Summer of Fun at the American Museum in Britain
June 26, 2015 - Nicky Hancock
For a great day out with the family this summer, the American Museum in Britain, Bath, will delight and excite children with hands-on exhibits, a packed programme of family friendly events and workshops, and extensive grounds for children to explore. The Museum offers fun for all ages, from grandparents to toddlers, as well as a cultural insight into everyday life for the Native American Indians. This July there will also be an opportunity to meet some very special visitors, a group of Native Americans.
There is plenty to keep young visitors engaged with interactive displays in the American Heritage Exhibition, which features lift-the-flap boxes containing objects of curiosity such as witch balls, an eel spear, a whirligig, and a corn cob dryer. The display reveals the tenacity of early settlers who adapted to a new life in this alien territory and transformed everyday objects into works of art. Touch screens engage children in a dialogue, asking what they would pack in their wagon for a journey to the American West. Dressing up is all part of the fun too; how will you look as a pioneer, a pilgrim, or a cowboy?
Complimentary Museum Explorer Back Packs make the experience of visiting the Museum multi-sensory and exciting. Each one features a different American animal mascot: Baby Bear (4-6 years), Racoon (6-8 years), and Eagle (8-11 years) and contains a trail booklet to guide families through the Period Rooms in the Museum. Each of these rooms tells the story of a different era between the seventeenth and nineteenth centuries, providing an immersive experience to spark old and young imaginations alike. There are smelly boxes, costume items to try on, quilt puzzles, games to play together, an animal puppet to guide young visitors through the rooms, and a free sticker to collect on completion of the tasks.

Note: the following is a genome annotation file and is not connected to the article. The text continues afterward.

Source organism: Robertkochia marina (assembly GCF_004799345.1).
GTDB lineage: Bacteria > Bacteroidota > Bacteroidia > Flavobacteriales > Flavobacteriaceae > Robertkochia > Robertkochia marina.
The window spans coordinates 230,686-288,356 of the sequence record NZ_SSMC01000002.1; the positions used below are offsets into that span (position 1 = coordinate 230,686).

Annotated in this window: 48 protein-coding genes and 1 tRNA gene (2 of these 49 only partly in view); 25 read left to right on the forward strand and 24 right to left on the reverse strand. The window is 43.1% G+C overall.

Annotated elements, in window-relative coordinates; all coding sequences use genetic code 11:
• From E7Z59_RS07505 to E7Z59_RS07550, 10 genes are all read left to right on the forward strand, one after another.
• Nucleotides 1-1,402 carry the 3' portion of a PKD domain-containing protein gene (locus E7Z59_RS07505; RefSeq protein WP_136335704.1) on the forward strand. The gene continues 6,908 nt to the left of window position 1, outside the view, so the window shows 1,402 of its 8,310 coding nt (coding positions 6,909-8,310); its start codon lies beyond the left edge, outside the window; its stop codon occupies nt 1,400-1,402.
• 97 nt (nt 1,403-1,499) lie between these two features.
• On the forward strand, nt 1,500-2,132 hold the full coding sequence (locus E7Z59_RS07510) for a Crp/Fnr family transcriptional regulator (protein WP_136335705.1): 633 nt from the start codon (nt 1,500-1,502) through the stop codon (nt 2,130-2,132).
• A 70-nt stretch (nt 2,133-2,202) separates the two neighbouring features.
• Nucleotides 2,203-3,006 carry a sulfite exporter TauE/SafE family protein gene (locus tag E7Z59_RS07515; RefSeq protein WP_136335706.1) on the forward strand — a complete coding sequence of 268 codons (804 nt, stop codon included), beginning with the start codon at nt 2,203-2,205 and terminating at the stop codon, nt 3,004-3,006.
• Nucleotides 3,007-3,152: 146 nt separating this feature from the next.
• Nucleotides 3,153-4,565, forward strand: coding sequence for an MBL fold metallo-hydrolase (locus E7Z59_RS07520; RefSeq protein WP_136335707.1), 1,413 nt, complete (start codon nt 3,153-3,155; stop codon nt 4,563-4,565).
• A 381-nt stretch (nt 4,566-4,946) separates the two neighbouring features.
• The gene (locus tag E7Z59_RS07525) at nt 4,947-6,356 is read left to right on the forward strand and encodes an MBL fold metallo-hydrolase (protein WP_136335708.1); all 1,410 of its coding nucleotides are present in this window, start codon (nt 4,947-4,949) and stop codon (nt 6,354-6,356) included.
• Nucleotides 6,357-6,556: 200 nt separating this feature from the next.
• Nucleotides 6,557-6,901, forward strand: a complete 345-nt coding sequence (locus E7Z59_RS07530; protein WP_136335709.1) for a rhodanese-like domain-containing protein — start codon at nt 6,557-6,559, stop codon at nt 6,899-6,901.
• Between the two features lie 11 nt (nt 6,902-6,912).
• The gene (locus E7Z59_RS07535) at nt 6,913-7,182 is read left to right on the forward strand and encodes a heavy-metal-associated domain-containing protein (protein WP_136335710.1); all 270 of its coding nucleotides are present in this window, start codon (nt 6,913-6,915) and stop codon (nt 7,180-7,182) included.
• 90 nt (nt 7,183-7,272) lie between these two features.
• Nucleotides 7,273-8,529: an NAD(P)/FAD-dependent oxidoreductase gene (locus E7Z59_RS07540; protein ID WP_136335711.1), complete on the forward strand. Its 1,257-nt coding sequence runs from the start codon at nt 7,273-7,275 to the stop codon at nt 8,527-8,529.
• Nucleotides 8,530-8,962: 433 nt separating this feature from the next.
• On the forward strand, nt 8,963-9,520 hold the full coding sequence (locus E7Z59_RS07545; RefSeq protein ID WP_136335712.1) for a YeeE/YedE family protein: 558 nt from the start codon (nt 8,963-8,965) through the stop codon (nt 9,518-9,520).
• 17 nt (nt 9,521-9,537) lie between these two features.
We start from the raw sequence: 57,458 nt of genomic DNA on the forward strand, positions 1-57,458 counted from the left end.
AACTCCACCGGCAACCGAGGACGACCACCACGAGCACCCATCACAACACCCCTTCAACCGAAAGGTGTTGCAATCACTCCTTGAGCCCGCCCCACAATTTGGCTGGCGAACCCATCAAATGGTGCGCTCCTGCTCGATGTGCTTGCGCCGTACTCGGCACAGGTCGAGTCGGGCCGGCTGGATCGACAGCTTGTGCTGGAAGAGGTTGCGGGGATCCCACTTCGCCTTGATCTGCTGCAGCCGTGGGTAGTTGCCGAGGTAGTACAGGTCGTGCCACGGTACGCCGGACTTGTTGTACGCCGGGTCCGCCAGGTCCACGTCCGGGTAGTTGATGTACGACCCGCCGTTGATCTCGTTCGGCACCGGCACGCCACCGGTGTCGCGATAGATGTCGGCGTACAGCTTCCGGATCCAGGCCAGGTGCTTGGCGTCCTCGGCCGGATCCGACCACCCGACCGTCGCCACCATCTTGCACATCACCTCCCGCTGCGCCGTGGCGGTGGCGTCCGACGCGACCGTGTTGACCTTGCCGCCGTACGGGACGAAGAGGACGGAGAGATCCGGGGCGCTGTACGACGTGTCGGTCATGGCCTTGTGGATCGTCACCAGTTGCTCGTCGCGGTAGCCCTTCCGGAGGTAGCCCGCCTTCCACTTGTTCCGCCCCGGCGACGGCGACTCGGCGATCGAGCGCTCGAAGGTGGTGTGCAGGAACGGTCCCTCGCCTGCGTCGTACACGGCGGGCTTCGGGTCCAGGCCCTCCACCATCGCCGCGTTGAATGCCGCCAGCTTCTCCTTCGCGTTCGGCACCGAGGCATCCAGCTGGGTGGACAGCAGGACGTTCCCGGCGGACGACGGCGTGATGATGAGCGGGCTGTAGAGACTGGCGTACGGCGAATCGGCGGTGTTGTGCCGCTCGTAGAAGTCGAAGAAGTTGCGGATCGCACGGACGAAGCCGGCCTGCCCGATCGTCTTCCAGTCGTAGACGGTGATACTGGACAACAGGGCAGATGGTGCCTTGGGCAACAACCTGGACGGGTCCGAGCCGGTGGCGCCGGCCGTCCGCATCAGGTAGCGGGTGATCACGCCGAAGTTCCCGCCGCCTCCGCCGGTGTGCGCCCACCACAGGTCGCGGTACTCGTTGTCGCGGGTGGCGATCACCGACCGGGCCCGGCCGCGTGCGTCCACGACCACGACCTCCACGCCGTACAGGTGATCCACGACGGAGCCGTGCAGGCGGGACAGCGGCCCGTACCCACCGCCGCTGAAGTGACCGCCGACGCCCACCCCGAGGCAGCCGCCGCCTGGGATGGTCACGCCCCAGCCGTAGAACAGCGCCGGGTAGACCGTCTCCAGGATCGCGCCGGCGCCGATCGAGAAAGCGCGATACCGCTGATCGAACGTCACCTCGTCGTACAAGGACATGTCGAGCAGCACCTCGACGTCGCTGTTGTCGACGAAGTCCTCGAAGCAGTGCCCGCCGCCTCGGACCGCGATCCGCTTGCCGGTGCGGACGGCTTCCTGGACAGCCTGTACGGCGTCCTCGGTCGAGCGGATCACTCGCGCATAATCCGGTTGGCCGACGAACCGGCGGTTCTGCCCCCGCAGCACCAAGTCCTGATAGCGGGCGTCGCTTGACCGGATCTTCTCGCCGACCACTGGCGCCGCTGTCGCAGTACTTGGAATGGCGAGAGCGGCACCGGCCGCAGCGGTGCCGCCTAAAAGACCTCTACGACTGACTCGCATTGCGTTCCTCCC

Curator Kate Hebert says, “We are the only Museum in the UK where families can come and learn about American history and all its glorious diversity, from the culture of the Native American Peoples to the challenges faced by the early settlers to the African American civil rights movement”.
The Museum is set in a beautiful 1820s manor house with 30 acres of grounds overlooking the Limpley Stoke Valley (an Area of Outstanding Natural Beauty) so there is plenty of space for outdoor adventures. Parents can sit back and enjoy the breath-taking views across the valley from the Terrace and enjoy delicious American cookies and freshly baked cakes from the Museum’s kitchen. Children’s lunch boxes are also available from the Orangery Café. Don’t miss the County Store, bursting with gifts and souvenirs to take home, such as dreamcatchers and guardian angel peg dolls.
As part of the Spirit Hawk Eye: Native American Cultural Season between 16 and 25 July, the Museum will be hosting three Native American guests for a week of cultural events. These will include story telling with Chumash educator Alan Salazar, A Young Artists Workshop with Comanche artist Nocona Burgess, who explores painting with vibrant colour, and Sarita McGowan, enrolled member of the Iowa Tribe, who performs the Women’s Northern Traditional Buckskin dance. Events will provide an insight into the vibrant contemporary cultures of Native American peoples that lie beyond Hollywood ‘American Indian’ stereotypes.
The annual War of Independence Camp and Drill Display is always a highlight of the summer (Saturday 4 and Sunday 5 July). His Majesty’s Crown Forces are back with their special blend of military prowess, scruffy recruits, good humour, and one incredibly loud cannon. This year the children can join a drill and discover what it takes to join the regiment. Join the all American celebration for the Independence Day rock ‘n’ roll picnic with classics from the ‘50s and ‘60s; early evening fun for all the family on Friday 3 July.